Beyond Jason Lee, the cast is fantastic. Ethan Suplee (which IMDB just reminded me was also in Mallrats as William the "I want to see the sailboat" guy), is both believable and hilarious as Earl's stupid but quite lovable brother, and the shining star of the supporting cast is Jamie Turner, as Joy - Earl's loud and slightly unhinged ex-wife. She won an Emmy for the role in 2007, and she's simply fantastic. What makes her so good is that her performance is overblown, but grounded enough to still be believable. And that also is where the creativity of the casting shines through - even minor one-off roles have been cast with a precision that's remarkable. This is what gives the world of My Name is Earl such a vast richness and relatability, even though there aren't giant season-long arcs - the characters are crystal clear without being two-dimensional. You "get" it immediately, and so there's no need for explanation, all you have to do is sit back and watch.

So even though it doesn’t have the fancy bells and whistles of some of the other Thursday comedies out there, Earl is definitely worth a watch. It’s a rewarding experience without the commitment of the more prominent shows. It’s kind of like a fuck buddy. Yeah, I’ll stand by that. My Name is Earl is like the perfect fuck buddy – entertaining without being too much of a tax on your time or energy, and is even more fun than a daytime hooker. Happy New Year.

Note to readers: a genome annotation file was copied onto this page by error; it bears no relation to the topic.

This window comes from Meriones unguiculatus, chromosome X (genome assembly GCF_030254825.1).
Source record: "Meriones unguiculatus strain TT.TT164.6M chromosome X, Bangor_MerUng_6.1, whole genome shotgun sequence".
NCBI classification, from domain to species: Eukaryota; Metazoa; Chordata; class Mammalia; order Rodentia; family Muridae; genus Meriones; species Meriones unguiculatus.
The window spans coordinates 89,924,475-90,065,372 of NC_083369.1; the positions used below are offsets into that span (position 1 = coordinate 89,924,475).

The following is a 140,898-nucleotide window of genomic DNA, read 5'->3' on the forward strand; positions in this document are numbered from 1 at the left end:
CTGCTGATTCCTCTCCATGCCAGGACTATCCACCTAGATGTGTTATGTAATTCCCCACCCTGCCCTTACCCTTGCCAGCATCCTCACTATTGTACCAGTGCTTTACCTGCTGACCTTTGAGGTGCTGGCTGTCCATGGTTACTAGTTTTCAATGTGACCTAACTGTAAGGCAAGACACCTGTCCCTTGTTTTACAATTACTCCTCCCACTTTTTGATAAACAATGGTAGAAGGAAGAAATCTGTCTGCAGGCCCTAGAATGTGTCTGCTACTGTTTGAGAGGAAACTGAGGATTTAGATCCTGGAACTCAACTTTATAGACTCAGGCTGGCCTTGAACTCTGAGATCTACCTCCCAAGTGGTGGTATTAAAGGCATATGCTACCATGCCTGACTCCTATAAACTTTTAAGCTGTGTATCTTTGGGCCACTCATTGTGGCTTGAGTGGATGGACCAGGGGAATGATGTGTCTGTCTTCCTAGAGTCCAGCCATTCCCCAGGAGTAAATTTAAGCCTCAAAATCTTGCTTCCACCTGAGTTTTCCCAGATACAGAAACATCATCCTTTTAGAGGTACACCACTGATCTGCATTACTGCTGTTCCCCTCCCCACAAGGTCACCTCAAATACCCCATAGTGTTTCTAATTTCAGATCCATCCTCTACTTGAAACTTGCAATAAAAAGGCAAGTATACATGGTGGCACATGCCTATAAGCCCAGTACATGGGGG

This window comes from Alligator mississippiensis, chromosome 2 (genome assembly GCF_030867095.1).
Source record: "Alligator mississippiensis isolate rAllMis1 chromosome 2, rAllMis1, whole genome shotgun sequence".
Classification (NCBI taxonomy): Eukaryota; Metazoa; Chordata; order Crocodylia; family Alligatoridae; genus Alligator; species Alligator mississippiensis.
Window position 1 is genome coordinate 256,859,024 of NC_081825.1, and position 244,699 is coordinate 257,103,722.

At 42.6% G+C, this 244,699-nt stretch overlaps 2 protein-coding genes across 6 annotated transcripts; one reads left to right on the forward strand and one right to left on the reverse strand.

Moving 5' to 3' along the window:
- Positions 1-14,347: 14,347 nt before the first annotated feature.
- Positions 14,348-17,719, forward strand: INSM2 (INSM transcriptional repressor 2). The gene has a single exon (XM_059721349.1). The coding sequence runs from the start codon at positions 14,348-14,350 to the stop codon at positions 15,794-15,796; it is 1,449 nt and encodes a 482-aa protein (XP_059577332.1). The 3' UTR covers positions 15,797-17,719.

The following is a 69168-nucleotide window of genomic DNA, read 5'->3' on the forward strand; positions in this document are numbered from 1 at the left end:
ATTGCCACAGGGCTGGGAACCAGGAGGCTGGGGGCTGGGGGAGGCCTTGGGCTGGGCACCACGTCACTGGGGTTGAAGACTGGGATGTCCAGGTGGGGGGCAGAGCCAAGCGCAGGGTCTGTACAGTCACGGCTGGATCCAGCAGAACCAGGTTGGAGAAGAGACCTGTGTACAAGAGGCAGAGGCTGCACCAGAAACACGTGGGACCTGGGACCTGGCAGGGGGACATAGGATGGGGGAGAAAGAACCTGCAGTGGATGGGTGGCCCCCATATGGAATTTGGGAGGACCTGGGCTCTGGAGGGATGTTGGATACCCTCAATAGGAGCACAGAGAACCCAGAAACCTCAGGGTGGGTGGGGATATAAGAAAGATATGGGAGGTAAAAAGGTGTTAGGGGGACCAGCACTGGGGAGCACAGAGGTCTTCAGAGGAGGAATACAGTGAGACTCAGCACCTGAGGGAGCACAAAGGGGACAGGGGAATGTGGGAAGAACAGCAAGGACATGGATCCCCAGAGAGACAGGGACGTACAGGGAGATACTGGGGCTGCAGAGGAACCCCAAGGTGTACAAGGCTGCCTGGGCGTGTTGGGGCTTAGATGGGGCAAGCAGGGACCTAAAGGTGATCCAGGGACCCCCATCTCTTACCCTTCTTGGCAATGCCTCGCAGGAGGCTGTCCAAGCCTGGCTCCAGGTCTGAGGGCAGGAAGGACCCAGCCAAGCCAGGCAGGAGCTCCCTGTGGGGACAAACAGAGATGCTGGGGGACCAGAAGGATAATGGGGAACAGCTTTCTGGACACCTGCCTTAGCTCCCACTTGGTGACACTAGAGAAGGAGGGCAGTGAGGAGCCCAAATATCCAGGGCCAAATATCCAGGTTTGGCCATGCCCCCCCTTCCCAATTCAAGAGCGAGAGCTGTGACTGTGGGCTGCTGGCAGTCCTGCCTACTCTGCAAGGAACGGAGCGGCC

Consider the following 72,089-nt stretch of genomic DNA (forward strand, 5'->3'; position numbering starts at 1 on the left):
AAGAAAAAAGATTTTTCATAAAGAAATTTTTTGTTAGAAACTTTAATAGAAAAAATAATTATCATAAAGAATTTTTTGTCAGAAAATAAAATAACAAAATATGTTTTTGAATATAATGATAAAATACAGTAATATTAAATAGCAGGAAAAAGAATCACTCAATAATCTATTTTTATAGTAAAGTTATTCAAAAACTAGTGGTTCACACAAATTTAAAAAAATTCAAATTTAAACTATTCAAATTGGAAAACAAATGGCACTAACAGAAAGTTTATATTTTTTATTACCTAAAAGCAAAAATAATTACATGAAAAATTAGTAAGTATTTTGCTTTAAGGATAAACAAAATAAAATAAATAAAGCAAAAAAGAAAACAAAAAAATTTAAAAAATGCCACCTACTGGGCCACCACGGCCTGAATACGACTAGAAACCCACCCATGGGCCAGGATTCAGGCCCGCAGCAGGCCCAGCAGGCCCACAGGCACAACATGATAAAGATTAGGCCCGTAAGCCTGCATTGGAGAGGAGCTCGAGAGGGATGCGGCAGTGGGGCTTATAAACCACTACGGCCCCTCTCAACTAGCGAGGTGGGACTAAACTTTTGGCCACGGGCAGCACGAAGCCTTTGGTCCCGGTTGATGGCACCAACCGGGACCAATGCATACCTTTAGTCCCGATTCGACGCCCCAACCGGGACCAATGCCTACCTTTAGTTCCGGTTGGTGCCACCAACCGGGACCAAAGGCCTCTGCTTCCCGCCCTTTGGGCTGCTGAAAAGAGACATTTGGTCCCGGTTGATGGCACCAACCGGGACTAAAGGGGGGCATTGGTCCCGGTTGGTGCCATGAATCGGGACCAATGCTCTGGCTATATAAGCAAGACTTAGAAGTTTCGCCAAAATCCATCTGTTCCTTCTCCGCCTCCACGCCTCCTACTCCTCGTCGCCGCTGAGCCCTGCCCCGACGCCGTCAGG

The fourth season of My Name is Earl just ended on NBC, and the first three seasons are available on Amazon for $108.99

DVD Junkie is a weekly review of TV Series on DVD. Kosmic only wrote this post sorta intoxicated and can finally cross “didn’t make fun of Ben Affleck on the internet” off her list.


Cake Man said...

I really like this show. It's one of the few that I really look forward to each week, and even a bad episode of Earl is better than most things out there. I'll admit, when I first started seeing the *annoying* commercials for it in movie theaters four years ago, I thought it looked incredibly stupid. But I don't think I've missed an episode. It's also one of the few shows I like that Zombie will take time away from tracking music blogs to watch with me. The great thing with Earl is that the writers do a lot with so very little. There was recently nearly an entire season where Earl was in prison (and a few episodes where he was in a coma), and yet the hilarity continued to ensue. How they do it, I don't know. But I'm damn glad they do.

Zombie said...

I've been slowly picking up this show - Cake Man watches it every week, and as he mentioned, sometimes I'll watch it with him when I'm not obsessively tracking Idolator to keep up on who Lily Allen is dating. It's really funny - one of these days I'll have to catch up from the beginning so I can get all of the ongoing stories. (Though, Caker will usually fill me in.)

My mom LOVES the show. I should always trust her reviews. She's been harping on me to watch Jericho, too, which I think you mentioned you'd be reviewing in the future.

I guess the whole NBC lineup is a black whole for me, beyond what I've seen of Earl. I just saw my first episode of The Office last night - canyabelieveit?